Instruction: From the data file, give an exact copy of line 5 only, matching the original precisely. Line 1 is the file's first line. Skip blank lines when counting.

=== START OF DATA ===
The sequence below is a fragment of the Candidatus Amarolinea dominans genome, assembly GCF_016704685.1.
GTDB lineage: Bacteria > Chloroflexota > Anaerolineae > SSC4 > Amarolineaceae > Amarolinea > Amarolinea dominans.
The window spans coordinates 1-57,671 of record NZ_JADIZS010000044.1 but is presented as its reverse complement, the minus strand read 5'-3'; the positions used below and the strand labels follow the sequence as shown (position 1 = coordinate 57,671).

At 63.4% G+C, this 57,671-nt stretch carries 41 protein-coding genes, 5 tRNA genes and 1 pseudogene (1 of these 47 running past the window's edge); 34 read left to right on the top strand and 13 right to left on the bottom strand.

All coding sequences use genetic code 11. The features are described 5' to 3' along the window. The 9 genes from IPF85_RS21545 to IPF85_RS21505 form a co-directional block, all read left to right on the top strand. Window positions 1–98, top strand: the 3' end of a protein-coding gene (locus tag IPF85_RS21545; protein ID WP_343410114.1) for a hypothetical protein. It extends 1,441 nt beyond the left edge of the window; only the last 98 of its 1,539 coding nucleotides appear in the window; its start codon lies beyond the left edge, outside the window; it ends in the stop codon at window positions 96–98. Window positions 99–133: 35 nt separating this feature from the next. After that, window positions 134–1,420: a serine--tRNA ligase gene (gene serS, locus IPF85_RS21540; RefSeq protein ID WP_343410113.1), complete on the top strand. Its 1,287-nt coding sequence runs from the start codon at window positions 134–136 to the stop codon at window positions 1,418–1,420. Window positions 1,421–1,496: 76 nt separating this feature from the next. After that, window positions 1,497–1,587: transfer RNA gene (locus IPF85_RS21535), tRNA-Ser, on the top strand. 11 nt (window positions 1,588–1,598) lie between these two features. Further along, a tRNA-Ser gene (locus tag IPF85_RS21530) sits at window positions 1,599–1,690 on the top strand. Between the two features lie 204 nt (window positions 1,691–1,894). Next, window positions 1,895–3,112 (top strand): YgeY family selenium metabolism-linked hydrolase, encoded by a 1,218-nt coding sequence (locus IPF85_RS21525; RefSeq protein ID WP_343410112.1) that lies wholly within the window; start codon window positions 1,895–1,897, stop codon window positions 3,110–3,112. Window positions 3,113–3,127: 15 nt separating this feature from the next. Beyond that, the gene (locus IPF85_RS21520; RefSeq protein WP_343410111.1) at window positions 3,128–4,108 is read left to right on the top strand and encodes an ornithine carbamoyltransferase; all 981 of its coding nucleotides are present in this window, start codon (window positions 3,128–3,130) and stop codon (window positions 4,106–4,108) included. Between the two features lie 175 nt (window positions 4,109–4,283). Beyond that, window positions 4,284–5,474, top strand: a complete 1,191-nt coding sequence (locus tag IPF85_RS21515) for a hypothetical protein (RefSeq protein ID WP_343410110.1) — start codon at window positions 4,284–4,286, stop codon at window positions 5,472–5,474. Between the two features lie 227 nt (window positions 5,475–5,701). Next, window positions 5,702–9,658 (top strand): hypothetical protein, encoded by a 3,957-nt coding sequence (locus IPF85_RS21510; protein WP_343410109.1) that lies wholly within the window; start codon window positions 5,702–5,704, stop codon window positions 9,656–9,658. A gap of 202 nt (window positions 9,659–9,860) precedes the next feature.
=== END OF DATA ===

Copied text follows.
All coding sequences use genetic code 11. The features are described 5' to 3' along the window. The 9 genes from IPF85_RS21545 to IPF85_RS21505 form a co-directional block, all read left to right on the top strand. Window positions 1–98, top strand: the 3' end of a protein-coding gene (locus tag IPF85_RS21545; protein ID WP_343410114.1) for a hypothetical protein. It extends 1,441 nt beyond the left edge of the window; only the last 98 of its 1,539 coding nucleotides appear in the window; its start codon lies beyond the left edge, outside the window; it ends in the stop codon at window positions 96–98. Window positions 99–133: 35 nt separating this feature from the next. After that, window positions 134–1,420: a serine--tRNA ligase gene (gene serS, locus IPF85_RS21540; RefSeq protein ID WP_343410113.1), complete on the top strand. Its 1,287-nt coding sequence runs from the start codon at window positions 134–136 to the stop codon at window positions 1,418–1,420. Window positions 1,421–1,496: 76 nt separating this feature from the next. After that, window positions 1,497–1,587: transfer RNA gene (locus IPF85_RS21535), tRNA-Ser, on the top strand. 11 nt (window positions 1,588–1,598) lie between these two features. Further along, a tRNA-Ser gene (locus tag IPF85_RS21530) sits at window positions 1,599–1,690 on the top strand. Between the two features lie 204 nt (window positions 1,691–1,894). Next, window positions 1,895–3,112 (top strand): YgeY family selenium metabolism-linked hydrolase, encoded by a 1,218-nt coding sequence (locus IPF85_RS21525; RefSeq protein ID WP_343410112.1) that lies wholly within the window; start codon window positions 1,895–1,897, stop codon window positions 3,110–3,112. Window positions 3,113–3,127: 15 nt separating this feature from the next. Beyond that, the gene (locus IPF85_RS21520; RefSeq protein WP_343410111.1) at window positions 3,128–4,108 is read left to right on the top strand and encodes an ornithine carbamoyltransferase; all 981 of its coding nucleotides are present in this window, start codon (window positions 3,128–3,130) and stop codon (window positions 4,106–4,108) included. Between the two features lie 175 nt (window positions 4,109–4,283). Beyond that, window positions 4,284–5,474, top strand: a complete 1,191-nt coding sequence (locus tag IPF85_RS21515) for a hypothetical protein (RefSeq protein ID WP_343410110.1) — start codon at window positions 4,284–4,286, stop codon at window positions 5,472–5,474. Between the two features lie 227 nt (window positions 5,475–5,701). Next, window positions 5,702–9,658 (top strand): hypothetical protein, encoded by a 3,957-nt coding sequence (locus IPF85_RS21510; protein WP_343410109.1) that lies wholly within the window; start codon window positions 5,702–5,704, stop codon window positions 9,656–9,658. A gap of 202 nt (window positions 9,659–9,860) precedes the next feature.